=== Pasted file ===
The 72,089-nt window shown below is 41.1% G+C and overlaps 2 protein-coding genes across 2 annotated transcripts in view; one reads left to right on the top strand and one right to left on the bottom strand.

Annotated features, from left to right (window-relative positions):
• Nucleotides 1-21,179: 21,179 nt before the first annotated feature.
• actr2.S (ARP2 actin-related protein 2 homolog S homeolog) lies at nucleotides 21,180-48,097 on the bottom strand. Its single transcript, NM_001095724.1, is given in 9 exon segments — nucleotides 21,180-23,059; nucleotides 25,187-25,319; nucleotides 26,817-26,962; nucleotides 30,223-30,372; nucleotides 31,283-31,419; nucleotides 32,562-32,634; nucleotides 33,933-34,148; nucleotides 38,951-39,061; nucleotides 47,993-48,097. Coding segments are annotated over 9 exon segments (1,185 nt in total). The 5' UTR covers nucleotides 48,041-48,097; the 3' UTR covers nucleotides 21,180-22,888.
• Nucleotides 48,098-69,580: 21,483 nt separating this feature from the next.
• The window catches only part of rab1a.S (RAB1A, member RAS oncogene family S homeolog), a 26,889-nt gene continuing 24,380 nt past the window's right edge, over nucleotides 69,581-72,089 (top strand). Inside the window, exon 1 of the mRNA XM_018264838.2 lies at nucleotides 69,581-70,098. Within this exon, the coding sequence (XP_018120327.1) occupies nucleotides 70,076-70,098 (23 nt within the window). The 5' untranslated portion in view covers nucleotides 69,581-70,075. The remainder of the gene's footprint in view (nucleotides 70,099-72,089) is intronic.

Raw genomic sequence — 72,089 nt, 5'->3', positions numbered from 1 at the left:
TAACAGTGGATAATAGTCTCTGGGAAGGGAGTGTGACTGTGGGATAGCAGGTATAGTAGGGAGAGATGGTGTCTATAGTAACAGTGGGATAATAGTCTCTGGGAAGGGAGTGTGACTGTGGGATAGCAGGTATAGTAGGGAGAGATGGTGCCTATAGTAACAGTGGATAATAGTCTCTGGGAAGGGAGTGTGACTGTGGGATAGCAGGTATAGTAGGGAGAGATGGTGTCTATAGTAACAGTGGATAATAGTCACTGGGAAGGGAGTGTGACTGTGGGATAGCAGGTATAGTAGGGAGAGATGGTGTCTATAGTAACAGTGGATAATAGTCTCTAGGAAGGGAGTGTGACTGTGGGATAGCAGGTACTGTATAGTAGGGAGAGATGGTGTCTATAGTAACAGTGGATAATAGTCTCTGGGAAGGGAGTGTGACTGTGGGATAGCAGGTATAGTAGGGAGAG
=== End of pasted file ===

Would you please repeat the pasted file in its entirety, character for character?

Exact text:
The 72,089-nt window shown below is 41.1% G+C and overlaps 2 protein-coding genes across 2 annotated transcripts in view; one reads left to right on the top strand and one right to left on the bottom strand.

Annotated features, from left to right (window-relative positions):
• Nucleotides 1-21,179: 21,179 nt before the first annotated feature.
• actr2.S (ARP2 actin-related protein 2 homolog S homeolog) lies at nucleotides 21,180-48,097 on the bottom strand. Its single transcript, NM_001095724.1, is given in 9 exon segments — nucleotides 21,180-23,059; nucleotides 25,187-25,319; nucleotides 26,817-26,962; nucleotides 30,223-30,372; nucleotides 31,283-31,419; nucleotides 32,562-32,634; nucleotides 33,933-34,148; nucleotides 38,951-39,061; nucleotides 47,993-48,097. Coding segments are annotated over 9 exon segments (1,185 nt in total). The 5' UTR covers nucleotides 48,041-48,097; the 3' UTR covers nucleotides 21,180-22,888.
• Nucleotides 48,098-69,580: 21,483 nt separating this feature from the next.
• The window catches only part of rab1a.S (RAB1A, member RAS oncogene family S homeolog), a 26,889-nt gene continuing 24,380 nt past the window's right edge, over nucleotides 69,581-72,089 (top strand). Inside the window, exon 1 of the mRNA XM_018264838.2 lies at nucleotides 69,581-70,098. Within this exon, the coding sequence (XP_018120327.1) occupies nucleotides 70,076-70,098 (23 nt within the window). The 5' untranslated portion in view covers nucleotides 69,581-70,075. The remainder of the gene's footprint in view (nucleotides 70,099-72,089) is intronic.

Raw genomic sequence — 72,089 nt, 5'->3', positions numbered from 1 at the left:
TAACAGTGGATAATAGTCTCTGGGAAGGGAGTGTGACTGTGGGATAGCAGGTATAGTAGGGAGAGATGGTGTCTATAGTAACAGTGGGATAATAGTCTCTGGGAAGGGAGTGTGACTGTGGGATAGCAGGTATAGTAGGGAGAGATGGTGCCTATAGTAACAGTGGATAATAGTCTCTGGGAAGGGAGTGTGACTGTGGGATAGCAGGTATAGTAGGGAGAGATGGTGTCTATAGTAACAGTGGATAATAGTCACTGGGAAGGGAGTGTGACTGTGGGATAGCAGGTATAGTAGGGAGAGATGGTGTCTATAGTAACAGTGGATAATAGTCTCTAGGAAGGGAGTGTGACTGTGGGATAGCAGGTACTGTATAGTAGGGAGAGATGGTGTCTATAGTAACAGTGGATAATAGTCTCTGGGAAGGGAGTGTGACTGTGGGATAGCAGGTATAGTAGGGAGAG